– Better we had not come this far;
– Let us return from whence we came, that is, recapture the good old days when Jamaica was a wonderful place to live, even under colonial rule;
– Let us raise a great cry;
– Let us complain against our leadership and protest against God for not doing what he should have done. (As the cynics and the skeptics express it, “if God is a good God, he would have and must correct the bad things?”)
Let me suggest that the minority position which Caleb represented, though the least attractive, may indeed be the most relevant and potent for us.
- Engage the moment and the challenges within the framework of God’s relationship to it as creator and liberator.
The last available national census data indicate that there is a growing sector of our population who claim no relationship with any religious institution, though it does not mean that they have no appreciation of matters religious or spiritual. Of greater concern is the growing section of our population influenced by secularism and atheism which place all of life within the ambit of human ability, control and vision. God is an optional extra.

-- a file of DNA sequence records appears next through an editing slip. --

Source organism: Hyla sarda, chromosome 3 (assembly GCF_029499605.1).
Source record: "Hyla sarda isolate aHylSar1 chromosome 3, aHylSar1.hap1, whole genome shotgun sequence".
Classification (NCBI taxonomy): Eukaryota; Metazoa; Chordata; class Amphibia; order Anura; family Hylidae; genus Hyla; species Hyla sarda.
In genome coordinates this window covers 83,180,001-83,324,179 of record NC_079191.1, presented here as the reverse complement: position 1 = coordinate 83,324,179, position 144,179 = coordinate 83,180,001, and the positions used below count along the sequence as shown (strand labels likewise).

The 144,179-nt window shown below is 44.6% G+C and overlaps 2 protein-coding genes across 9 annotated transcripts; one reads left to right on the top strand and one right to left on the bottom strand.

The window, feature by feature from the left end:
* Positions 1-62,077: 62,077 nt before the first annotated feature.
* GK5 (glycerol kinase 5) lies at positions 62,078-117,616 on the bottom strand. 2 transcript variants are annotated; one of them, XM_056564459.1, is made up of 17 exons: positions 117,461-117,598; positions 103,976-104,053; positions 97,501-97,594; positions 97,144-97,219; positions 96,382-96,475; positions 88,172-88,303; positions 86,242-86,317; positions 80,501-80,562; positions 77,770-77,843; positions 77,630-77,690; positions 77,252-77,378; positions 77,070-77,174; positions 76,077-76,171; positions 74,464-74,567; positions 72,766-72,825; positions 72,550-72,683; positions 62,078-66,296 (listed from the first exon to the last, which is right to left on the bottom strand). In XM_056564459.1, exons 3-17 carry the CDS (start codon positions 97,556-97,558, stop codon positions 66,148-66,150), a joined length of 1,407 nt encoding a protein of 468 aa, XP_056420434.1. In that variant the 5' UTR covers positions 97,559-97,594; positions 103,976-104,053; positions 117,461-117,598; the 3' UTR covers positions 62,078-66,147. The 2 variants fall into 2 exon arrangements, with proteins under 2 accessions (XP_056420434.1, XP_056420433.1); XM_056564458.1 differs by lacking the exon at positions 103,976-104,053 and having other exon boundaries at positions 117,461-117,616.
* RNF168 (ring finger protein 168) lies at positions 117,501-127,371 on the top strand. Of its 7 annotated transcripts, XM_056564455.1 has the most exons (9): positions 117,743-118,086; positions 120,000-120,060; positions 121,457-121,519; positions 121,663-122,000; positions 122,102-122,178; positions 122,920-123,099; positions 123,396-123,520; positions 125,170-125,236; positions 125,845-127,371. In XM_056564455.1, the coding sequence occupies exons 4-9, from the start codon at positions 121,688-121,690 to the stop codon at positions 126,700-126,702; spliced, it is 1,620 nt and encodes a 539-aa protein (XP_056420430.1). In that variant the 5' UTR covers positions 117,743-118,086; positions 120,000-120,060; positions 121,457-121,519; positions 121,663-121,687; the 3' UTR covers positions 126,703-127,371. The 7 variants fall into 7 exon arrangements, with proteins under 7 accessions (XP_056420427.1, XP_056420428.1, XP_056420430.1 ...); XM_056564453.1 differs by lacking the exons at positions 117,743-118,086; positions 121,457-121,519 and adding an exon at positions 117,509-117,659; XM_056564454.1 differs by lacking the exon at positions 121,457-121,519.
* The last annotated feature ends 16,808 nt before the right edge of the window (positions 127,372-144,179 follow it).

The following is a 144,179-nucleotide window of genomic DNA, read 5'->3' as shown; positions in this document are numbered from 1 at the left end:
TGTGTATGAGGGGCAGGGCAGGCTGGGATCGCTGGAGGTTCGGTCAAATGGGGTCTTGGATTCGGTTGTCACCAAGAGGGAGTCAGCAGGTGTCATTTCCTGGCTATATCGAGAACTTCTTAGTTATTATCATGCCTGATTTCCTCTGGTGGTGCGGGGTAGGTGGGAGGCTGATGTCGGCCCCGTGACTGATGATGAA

For Caleb and his lone supporter, Joshua, they interpreted the situation/moment in terms of God’s covenant relationship with his people. The God who had promised them a land and a future would be faithful to his promise. The odds and the outcomes were not to be defined on the basis of the limits of their efforts and perceived strength in face of the challenges before them.